Another exciting product AMI has is called the quill, which is a knotless suture. Each stitch has little microquills going in opposite directions which allow the stitch to go in smoothly, but not move in the opposite direction. It saves doctors valuable time and improves aesthetics, while resulting in a suture that holds more strongly than a staple. The suture market is a multi-billion-dollar one and they have real potential to take share with this product, given that they already have an inroad from an existing AMI business.
Overall, we see AMI’s EBITDA growing at least 10-15% per year, perhaps much more. At the multiple of EBITDA at which comparable businesses trade – around 14.5x – we value the AMI business at around $800 million.
Your values for the stent and AMI businesses exceed the company’s $850 million enterprise value by 35%. What upside do you see from the product pipeline?
AL: We actually believe Angiotech’s pipeline is by itself worth multiples of the company’s current equity value. They have more than 10 products in the pipeline with $1 billion-plus sales potential, each having a good chance of success. So at the current share price of around $5.70, there’s just a huge gap here between what we think the company is worth and its market value.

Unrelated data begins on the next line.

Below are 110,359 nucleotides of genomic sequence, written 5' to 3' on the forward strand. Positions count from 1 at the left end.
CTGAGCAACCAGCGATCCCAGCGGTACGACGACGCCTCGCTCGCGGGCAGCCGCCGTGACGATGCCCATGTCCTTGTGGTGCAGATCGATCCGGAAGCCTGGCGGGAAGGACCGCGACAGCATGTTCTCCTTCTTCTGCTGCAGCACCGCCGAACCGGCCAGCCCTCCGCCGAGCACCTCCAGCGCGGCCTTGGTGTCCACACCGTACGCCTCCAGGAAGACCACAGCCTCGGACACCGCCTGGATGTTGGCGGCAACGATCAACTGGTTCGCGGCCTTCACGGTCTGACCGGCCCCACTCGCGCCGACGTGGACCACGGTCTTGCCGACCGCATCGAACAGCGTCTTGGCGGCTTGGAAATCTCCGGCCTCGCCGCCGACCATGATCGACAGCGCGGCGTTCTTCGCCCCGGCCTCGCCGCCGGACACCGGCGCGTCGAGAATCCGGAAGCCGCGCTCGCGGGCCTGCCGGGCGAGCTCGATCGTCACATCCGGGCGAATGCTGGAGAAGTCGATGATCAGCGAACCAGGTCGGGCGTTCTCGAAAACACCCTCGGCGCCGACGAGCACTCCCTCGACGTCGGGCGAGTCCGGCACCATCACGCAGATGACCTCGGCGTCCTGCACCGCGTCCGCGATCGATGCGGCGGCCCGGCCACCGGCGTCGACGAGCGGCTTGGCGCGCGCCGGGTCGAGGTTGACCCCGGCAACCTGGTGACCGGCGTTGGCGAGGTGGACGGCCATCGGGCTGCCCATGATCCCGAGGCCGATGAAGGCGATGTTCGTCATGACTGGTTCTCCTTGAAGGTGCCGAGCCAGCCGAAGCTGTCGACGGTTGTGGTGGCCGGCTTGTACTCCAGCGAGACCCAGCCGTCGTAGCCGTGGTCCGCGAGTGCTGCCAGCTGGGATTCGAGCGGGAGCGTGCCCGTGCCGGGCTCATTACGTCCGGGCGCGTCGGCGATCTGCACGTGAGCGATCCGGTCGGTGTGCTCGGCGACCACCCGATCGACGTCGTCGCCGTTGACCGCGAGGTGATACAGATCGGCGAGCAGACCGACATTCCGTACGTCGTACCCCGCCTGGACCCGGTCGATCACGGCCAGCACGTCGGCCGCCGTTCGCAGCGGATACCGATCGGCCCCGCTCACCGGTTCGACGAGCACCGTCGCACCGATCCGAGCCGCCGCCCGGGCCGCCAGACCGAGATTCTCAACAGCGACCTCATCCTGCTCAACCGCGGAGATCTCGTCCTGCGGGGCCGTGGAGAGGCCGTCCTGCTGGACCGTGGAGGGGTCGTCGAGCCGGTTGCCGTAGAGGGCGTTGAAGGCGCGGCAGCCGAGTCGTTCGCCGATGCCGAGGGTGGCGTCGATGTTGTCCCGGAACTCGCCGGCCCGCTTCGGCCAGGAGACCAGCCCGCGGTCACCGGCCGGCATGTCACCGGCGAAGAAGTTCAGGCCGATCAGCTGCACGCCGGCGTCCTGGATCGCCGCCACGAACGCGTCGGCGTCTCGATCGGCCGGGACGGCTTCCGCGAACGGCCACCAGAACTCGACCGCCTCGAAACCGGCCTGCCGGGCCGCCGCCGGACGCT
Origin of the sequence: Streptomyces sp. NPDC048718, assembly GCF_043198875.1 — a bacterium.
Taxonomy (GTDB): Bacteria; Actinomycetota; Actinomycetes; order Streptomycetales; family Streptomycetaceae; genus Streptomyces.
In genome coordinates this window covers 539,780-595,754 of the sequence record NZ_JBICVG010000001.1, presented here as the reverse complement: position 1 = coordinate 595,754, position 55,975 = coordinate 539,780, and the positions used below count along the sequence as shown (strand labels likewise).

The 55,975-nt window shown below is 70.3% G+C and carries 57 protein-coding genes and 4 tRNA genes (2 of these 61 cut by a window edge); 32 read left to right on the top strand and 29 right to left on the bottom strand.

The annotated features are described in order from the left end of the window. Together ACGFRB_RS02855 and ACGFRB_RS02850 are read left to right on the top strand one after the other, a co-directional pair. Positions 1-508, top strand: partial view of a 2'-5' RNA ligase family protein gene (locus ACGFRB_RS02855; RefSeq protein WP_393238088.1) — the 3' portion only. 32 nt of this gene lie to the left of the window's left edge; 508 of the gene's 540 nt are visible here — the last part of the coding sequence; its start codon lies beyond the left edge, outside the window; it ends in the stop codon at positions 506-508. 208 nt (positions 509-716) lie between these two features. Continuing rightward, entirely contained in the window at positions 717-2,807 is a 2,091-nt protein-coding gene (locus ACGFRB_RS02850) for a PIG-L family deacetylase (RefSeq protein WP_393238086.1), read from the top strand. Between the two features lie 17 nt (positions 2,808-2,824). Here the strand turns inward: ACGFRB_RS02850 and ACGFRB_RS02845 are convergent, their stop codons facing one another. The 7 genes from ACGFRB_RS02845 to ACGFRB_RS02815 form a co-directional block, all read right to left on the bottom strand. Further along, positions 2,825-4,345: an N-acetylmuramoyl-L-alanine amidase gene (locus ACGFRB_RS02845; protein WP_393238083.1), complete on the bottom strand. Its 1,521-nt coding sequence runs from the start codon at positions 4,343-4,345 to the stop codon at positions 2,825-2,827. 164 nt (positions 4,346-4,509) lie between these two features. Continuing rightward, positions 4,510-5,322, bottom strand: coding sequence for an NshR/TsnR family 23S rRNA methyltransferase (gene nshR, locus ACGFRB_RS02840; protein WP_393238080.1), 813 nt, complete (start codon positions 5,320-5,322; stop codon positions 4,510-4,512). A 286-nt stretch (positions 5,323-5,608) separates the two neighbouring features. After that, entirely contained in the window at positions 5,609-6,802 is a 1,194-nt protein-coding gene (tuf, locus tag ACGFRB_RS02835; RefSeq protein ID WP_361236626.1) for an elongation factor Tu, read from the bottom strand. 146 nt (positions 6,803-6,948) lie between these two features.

The closest-to-market product in the pipeline is called vascular wrap. For patients suffering from peripheral vascular disease and hemodialysis, a graft is used to bridge the arteries, resulting in a lot of scarring and patient discomfort. Angiotech’s wrap, coated with paclitaxel, is placed around the graft and has been shown to improve healing and dramatically reduce scarring. It’s gone through pivotal trials in Europe with great success and we think this is a shooin for approval, providing annual sales potential for the company of at least $500 million.
Another highly promising product would allow steroid injections directly into joints, with the same efficacy but using only one-tenth the amount of steroid used in traditional cortisone shots. If they can reduce the amount of drug and take away the side effects, usage of this product would be extremely high.
We don’t think it’s a stretch to imagine Angiotech as a major medical-device player in the next five years, in the league of a company like Boston Scientific.
...Your last idea, National Home Health Care (NHHC), is a quirky one.
AL: This is a small home healthcare provider in the northeastern U.S., serving Medicare, Medicaid and private-market patients. The company primarily provides nursing services, from monitoring to medication supervision to changing of surgical dressings. It also provides physical therapists or speech pathologists as part of a patient’s convalescence. In general, home healthcare is a fast-growing sector of the market, cheaper than providing the same services elsewhere and favored by patients over hospital care.
Unlike your other healthcare ideas, this doesn’t appear to have any intellectual property to speak of.